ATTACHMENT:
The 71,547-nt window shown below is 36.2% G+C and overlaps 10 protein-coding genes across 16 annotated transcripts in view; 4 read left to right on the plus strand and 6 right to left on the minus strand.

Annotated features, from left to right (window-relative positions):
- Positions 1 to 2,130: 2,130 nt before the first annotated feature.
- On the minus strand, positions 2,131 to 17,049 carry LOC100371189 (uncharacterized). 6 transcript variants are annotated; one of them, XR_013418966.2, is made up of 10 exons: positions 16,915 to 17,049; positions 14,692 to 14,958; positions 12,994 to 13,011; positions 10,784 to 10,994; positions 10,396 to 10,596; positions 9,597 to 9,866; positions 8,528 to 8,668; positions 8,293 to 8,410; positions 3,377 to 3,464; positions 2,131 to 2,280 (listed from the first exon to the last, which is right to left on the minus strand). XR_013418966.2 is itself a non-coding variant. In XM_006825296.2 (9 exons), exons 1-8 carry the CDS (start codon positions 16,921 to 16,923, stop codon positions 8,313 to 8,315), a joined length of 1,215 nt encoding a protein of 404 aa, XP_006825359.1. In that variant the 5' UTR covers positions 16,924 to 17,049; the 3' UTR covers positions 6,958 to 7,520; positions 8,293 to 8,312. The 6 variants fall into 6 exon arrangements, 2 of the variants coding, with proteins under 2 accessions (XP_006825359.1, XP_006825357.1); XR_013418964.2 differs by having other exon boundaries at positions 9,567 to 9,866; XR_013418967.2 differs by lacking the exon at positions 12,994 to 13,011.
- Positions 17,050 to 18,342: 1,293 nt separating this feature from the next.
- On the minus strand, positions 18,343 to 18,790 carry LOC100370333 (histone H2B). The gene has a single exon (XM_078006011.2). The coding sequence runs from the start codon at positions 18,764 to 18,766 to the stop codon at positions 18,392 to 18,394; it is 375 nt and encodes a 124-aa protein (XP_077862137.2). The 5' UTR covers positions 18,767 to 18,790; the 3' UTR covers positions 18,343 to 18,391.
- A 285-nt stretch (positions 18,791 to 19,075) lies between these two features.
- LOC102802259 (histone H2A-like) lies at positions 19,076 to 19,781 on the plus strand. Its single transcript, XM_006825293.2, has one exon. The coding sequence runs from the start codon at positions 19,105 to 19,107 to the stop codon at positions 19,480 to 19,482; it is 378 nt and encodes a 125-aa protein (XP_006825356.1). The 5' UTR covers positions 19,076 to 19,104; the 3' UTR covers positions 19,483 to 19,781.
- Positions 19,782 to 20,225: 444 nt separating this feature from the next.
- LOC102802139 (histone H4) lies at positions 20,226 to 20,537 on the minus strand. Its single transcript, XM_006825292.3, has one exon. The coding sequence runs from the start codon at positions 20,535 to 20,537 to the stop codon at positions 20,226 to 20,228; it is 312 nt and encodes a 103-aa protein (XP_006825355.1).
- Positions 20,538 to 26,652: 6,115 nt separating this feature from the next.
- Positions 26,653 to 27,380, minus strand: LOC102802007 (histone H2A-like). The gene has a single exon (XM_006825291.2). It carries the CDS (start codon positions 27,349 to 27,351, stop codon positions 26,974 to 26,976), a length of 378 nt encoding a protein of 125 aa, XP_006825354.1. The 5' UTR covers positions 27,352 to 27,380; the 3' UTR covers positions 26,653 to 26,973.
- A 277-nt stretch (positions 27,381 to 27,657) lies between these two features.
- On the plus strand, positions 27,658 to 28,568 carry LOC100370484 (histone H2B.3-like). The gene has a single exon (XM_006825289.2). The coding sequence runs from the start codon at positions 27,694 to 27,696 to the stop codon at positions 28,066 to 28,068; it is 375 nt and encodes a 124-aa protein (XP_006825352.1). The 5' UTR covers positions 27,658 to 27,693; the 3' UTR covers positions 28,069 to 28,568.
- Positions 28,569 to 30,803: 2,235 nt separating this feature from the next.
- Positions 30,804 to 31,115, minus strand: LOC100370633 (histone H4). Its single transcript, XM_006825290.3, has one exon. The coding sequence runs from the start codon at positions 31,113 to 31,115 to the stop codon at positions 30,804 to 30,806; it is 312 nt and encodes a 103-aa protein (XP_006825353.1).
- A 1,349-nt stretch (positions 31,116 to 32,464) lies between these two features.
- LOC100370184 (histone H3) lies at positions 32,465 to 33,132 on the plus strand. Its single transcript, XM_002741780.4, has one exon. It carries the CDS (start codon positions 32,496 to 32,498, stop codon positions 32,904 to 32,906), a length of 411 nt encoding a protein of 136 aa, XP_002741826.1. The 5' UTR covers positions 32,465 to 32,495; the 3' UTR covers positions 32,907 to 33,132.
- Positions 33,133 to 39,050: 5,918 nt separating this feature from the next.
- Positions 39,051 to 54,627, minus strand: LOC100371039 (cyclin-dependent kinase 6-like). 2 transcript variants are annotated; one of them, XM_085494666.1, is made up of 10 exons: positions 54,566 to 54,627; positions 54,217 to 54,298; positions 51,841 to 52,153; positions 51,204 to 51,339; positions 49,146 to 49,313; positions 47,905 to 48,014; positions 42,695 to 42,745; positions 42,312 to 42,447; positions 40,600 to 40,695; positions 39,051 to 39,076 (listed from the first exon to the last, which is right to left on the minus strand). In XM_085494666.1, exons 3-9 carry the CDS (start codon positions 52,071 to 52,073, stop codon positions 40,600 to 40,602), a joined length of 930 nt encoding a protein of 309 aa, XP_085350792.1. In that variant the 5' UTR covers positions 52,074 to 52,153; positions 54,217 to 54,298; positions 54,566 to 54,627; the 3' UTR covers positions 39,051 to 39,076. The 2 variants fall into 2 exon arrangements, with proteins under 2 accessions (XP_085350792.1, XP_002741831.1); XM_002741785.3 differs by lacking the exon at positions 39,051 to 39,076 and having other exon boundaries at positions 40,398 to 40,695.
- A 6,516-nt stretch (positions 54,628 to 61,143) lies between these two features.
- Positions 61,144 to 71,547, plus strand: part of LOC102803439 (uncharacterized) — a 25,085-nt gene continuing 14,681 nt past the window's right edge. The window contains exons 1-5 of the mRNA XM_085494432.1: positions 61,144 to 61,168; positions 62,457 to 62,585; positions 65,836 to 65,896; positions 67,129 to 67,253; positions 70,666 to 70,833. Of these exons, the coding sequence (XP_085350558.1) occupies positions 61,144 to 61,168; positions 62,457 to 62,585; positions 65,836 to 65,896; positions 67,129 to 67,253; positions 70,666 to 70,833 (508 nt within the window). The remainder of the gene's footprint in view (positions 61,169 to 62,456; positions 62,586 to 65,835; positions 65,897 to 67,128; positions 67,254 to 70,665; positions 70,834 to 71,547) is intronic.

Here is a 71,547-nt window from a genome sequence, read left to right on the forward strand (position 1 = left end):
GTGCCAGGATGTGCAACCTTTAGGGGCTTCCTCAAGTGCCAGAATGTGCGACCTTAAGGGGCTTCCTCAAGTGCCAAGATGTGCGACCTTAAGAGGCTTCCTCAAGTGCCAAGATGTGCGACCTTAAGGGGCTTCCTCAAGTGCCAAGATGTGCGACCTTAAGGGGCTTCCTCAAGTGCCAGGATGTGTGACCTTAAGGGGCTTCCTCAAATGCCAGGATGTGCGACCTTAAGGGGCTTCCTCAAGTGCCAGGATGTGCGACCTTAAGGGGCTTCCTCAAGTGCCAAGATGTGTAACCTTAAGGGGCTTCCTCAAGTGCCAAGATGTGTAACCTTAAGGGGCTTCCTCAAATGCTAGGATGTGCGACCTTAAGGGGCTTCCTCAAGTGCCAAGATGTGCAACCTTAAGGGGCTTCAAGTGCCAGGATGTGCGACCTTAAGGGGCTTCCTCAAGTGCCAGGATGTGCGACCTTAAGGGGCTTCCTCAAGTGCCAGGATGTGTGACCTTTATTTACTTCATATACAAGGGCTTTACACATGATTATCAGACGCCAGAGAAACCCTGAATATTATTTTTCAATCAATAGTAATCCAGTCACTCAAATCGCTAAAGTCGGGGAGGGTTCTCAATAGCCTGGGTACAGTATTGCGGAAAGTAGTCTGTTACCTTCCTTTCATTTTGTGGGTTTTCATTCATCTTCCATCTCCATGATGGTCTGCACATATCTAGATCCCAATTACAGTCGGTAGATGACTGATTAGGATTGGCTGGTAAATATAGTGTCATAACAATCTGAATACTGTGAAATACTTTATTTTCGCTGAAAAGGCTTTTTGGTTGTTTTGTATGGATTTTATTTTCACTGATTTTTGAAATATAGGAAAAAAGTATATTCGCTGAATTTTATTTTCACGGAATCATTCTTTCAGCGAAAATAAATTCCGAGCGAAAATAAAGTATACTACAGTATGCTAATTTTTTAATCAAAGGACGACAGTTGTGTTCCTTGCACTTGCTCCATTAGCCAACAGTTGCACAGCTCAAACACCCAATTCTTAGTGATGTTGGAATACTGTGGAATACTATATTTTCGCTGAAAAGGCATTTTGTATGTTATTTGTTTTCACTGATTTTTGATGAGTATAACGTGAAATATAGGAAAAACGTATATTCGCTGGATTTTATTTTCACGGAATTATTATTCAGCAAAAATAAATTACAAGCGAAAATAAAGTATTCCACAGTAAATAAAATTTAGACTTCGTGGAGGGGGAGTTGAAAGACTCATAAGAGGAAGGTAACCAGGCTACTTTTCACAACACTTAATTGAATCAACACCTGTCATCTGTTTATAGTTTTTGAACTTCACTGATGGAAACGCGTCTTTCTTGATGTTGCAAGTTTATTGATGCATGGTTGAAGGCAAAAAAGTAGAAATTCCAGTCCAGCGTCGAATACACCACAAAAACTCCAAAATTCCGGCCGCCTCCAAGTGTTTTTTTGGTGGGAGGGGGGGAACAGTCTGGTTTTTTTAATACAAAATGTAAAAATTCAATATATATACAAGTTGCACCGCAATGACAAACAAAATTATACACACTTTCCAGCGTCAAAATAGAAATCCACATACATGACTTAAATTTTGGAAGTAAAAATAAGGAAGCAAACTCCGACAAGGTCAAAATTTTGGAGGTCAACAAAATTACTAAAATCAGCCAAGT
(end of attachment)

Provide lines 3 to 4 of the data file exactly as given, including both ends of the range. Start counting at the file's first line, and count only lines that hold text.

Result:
- Positions 1 to 2,130: 2,130 nt before the first annotated feature.
- On the minus strand, positions 2,131 to 17,049 carry LOC100371189 (uncharacterized). 6 transcript variants are annotated; one of them, XR_013418966.2, is made up of 10 exons: positions 16,915 to 17,049; positions 14,692 to 14,958; positions 12,994 to 13,011; positions 10,784 to 10,994; positions 10,396 to 10,596; positions 9,597 to 9,866; positions 8,528 to 8,668; positions 8,293 to 8,410; positions 3,377 to 3,464; positions 2,131 to 2,280 (listed from the first exon to the last, which is right to left on the minus strand). XR_013418966.2 is itself a non-coding variant. In XM_006825296.2 (9 exons), exons 1-8 carry the CDS (start codon positions 16,921 to 16,923, stop codon positions 8,313 to 8,315), a joined length of 1,215 nt encoding a protein of 404 aa, XP_006825359.1. In that variant the 5' UTR covers positions 16,924 to 17,049; the 3' UTR covers positions 6,958 to 7,520; positions 8,293 to 8,312. The 6 variants fall into 6 exon arrangements, 2 of the variants coding, with proteins under 2 accessions (XP_006825359.1, XP_006825357.1); XR_013418964.2 differs by having other exon boundaries at positions 9,567 to 9,866; XR_013418967.2 differs by lacking the exon at positions 12,994 to 13,011.